If you’re looking to buy one of the best gaming CPUs, you probably already know that it will need a CPU cooler to keep it running at a good temperature.
You probably also know that you should put thermal paste between the CPU and its cooler to aid heat transfer.
But most CPUs don’t come with thermal paste—in fact, most don’t come with a cooler at all these days—so it’s useful to have your own paste handy. And while the difference isn’t great, aftermarket thermal paste can give you slightly better temperatures than stock paste.
So, unfortunately, the answer to whether CPUs come with thermal paste isn’t a simple ‘yes’ or ‘no’. It depends on the CPU, and even if paste does come with the CPU you might prefer to use your own.
What is Thermal Paste?
A CPU cooler works by allowing heat to easily transfer from the CPU into its cooling system, which often includes a heatsink with lots of fins to help the heat dissipate over a wide surface area, and a fan to blow air across these fins.
To cool the CPU effectively, there needs to be easy heat transfer between the CPU and the cooling system. The lid of the CPU is an Integrated Heat Spreader (IHS), and the CPU transfers heat through this IHS to the baseplate of the CPU cooler.
But, given that no CPU lid or cooler baseplate is perfectly smooth, to ensure there are no tiny gaps of air between the two, thermal paste is added to eliminate these gaps and increase heat conductivity between the two surfaces.
Is Thermal Paste Necessary?
Although it might not seem all that important at first glance, thermal paste is necessary for keeping your CPU cool.
The CPU is essentially a mini computer—it performs all the main operations and calculations that programs tell it to. Naturally, all this work generates a lot of heat, and a CPU cooler is almost always needed to keep it running at a safe temperature. (In fact, your PC likely won’t boot without a CPU cooler fan plugged into your motherboard’s CPU_FAN header.)
Thermal paste is crucial for keeping your CPU at a low temperature. As we’ve said, no CPU lid or cooler baseplate is completely smooth, which means there will always be some tiny gaps between these two surfaces.
This might not sound like a big deal, but it is. These gaps can prevent heat conductivity and cause your CPU temperature to skyrocket—if you’ve ever forgotten to apply thermal paste before booting, you’ll know this already.
Thermal paste all but eliminates these gaps and provides very good conductivity, making it necessary for a CPU and cooler setup—unless you’re doing something extreme, that is, like cooling your CPU with liquid nitrogen. And the good news is, the difference between most thermal paste solutions isn’t too great, meaning you don’t need to buy the absolute best thermal paste compound to keep your CPU at a safe temperature.
Do CPUs come with Thermal Paste?
No CPU comes with thermal paste on it, but its bundled stock cooler might, so if a CPU comes bundled with a stock cooler you shouldn’t need to apply your own thermal paste.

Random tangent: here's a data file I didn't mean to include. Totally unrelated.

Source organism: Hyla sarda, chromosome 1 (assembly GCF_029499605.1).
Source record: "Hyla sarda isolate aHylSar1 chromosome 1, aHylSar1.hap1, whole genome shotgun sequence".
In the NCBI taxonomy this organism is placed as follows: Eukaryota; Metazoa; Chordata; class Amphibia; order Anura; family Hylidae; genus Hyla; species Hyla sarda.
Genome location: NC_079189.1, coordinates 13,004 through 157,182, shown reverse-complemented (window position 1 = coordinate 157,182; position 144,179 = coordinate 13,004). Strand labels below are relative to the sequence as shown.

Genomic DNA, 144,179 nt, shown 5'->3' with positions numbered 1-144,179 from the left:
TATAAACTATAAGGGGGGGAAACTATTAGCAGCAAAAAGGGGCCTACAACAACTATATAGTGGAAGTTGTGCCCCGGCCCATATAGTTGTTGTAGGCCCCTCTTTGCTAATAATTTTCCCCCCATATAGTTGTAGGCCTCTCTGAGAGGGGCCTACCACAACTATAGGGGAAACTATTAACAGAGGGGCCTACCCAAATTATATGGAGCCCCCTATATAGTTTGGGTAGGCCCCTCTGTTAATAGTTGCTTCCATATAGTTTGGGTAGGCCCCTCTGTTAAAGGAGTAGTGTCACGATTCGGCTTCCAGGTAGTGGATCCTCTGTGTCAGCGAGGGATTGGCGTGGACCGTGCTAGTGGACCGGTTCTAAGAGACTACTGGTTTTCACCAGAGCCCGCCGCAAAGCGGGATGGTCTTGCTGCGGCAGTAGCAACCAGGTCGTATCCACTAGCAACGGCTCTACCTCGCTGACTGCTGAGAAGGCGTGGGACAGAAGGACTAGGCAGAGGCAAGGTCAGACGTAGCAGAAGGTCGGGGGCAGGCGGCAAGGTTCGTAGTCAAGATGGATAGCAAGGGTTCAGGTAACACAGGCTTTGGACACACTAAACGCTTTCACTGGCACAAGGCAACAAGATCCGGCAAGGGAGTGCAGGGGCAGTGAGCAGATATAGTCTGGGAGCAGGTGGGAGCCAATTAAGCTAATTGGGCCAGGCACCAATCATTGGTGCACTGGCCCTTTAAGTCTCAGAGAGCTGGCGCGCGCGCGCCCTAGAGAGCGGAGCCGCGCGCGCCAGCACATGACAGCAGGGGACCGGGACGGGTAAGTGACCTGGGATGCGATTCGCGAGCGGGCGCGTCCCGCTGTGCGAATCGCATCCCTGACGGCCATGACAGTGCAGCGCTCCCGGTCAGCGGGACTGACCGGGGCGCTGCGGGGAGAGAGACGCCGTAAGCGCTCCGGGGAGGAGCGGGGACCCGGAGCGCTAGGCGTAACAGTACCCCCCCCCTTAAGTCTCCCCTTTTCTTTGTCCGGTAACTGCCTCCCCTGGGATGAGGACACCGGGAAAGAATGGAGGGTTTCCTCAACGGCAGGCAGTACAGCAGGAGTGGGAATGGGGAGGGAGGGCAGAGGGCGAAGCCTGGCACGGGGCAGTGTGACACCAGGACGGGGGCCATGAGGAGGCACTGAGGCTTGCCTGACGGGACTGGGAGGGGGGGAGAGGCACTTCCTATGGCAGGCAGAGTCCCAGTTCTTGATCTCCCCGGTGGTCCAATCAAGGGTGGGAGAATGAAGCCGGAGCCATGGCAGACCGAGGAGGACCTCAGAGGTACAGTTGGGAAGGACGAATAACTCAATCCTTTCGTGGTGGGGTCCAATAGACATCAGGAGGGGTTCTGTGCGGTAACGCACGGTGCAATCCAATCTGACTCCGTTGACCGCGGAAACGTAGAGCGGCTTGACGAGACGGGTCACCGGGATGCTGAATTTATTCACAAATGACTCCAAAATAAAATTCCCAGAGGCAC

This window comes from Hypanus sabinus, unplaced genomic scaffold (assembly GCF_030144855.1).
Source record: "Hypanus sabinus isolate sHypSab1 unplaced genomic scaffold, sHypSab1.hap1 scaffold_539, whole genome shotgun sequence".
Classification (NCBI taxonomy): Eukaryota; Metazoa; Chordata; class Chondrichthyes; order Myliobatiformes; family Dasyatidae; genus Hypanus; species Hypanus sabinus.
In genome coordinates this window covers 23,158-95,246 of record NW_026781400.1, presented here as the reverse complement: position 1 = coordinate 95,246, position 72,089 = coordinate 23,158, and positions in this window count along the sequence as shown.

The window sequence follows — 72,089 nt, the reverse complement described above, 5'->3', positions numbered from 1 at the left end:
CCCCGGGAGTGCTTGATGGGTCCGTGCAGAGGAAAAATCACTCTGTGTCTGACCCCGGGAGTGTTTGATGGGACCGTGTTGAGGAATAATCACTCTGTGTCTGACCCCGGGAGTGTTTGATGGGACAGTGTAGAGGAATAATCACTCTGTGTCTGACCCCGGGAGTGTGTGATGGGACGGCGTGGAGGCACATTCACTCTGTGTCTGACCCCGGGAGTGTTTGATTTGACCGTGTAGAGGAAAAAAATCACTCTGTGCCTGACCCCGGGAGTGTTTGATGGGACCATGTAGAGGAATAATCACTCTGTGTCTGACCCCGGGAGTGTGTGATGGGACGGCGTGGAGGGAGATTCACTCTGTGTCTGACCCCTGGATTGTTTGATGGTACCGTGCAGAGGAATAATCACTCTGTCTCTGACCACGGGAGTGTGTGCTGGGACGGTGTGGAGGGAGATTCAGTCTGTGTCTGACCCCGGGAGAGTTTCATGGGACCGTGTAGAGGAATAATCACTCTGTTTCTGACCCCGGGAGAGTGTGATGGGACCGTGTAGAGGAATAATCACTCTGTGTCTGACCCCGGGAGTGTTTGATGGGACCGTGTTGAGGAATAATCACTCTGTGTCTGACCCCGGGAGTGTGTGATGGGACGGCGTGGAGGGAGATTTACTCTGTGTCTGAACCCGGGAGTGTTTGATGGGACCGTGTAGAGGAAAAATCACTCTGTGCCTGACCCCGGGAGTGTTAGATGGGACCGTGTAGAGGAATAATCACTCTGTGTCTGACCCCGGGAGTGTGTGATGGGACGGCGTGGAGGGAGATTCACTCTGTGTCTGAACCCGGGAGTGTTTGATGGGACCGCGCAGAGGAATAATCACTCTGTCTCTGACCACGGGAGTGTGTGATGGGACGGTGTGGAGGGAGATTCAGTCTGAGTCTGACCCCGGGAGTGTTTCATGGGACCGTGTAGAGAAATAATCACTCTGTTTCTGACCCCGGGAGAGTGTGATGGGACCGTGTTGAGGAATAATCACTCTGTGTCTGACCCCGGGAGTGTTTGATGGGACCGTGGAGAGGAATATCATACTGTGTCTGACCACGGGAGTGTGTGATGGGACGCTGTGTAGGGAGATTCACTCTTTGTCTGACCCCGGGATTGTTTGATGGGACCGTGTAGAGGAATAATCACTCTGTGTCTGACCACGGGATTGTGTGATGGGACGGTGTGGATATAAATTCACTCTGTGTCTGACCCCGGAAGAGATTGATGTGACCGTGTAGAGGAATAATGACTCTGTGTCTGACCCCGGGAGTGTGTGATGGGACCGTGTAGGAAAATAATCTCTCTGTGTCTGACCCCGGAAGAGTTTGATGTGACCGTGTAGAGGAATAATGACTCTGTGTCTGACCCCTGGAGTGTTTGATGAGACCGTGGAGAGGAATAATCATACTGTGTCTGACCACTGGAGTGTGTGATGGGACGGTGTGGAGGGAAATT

Most stock coolers come with a pre-applied layer of thermal paste on their baseplates, and this is usually sufficient for good heat conductivity between the CPU and cooler.
Do Intel CPUs come with Thermal Paste?
Whether an Intel CPU comes with thermal paste depends on whether it comes with a stock cooler.
Of Intel’s current ‘Alder Lake’ CPU generation, the CPUs that gamers are most likely to buy don’t come with a stock cooler, which means they don’t come with thermal paste, either. These CPUs are the ‘unlocked’ ones that have a ‘K’ in their SKU identifier, such as the Core i5-12600K, Core i7-12700K, and Core i9-12900K.
However, Intel’s more recent 65W CPUs, which lack a ‘K’ designator, do come with a stock ‘Laminar’ cooler, and these coolers come with thermal paste pre-applied to their baseplates. These CPUs are ‘locked’, though, which means they can’t be overclocked or tinkered with in the BIOS.
And although Intel’s latest stock CPU coolers aren’t terrible, they’re not amazing, either. Any decent aftermarket cooler should give you much better CPU temperatures when under load.
Do AMD CPUs come with Thermal Paste?
Just like with Intel, whether an AMD CPU comes with thermal paste depends on whether it comes with a stock cooler.
While Intel has a whole 65W lineup of CPUs that come bundled with a stock cooler, only two of AMD’s latest ‘Zen 3’ CPUs comes bundled with one, these being the Ryzen 5 5600X and 5600G (the latter is a slower CPU but it has integrated graphics).
These come with AMD’s Wraith Stealth cooler, which has thermal paste pre-applied to its baseplate.
Just like with Intel, though, any decent aftermarket cooler should be better at keeping your CPU cool than the stock cooler.
Stock Thermal Paste vs Aftermarket
Whether you’re using a stock cooler or an aftermarket cooler that comes with thermal paste pre-applied, you might wonder whether it’s worth scraping that paste off and applying your own. The answer is probably not. Most pre-applied thermal paste solutions should work almost as well as aftermarket thermal paste, providing it’s been applied correctly.
If you’re looking to maximise your cooler’s heat reduction, then a top-tier aftermarket paste like Thermal Grizzy Kryonaut might knock a couple of degrees off your load temps. But for general use, any recognised thermal paste compound should do a stellar job if applied correctly.
You should still have your own paste to hand, though, because there’s nothing worse than accidentally scraping your cooler’s pre-applied thermal paste and realising you don’t have any to replace it with. Stock paste should do just fine, but it’s good to have a backup handy.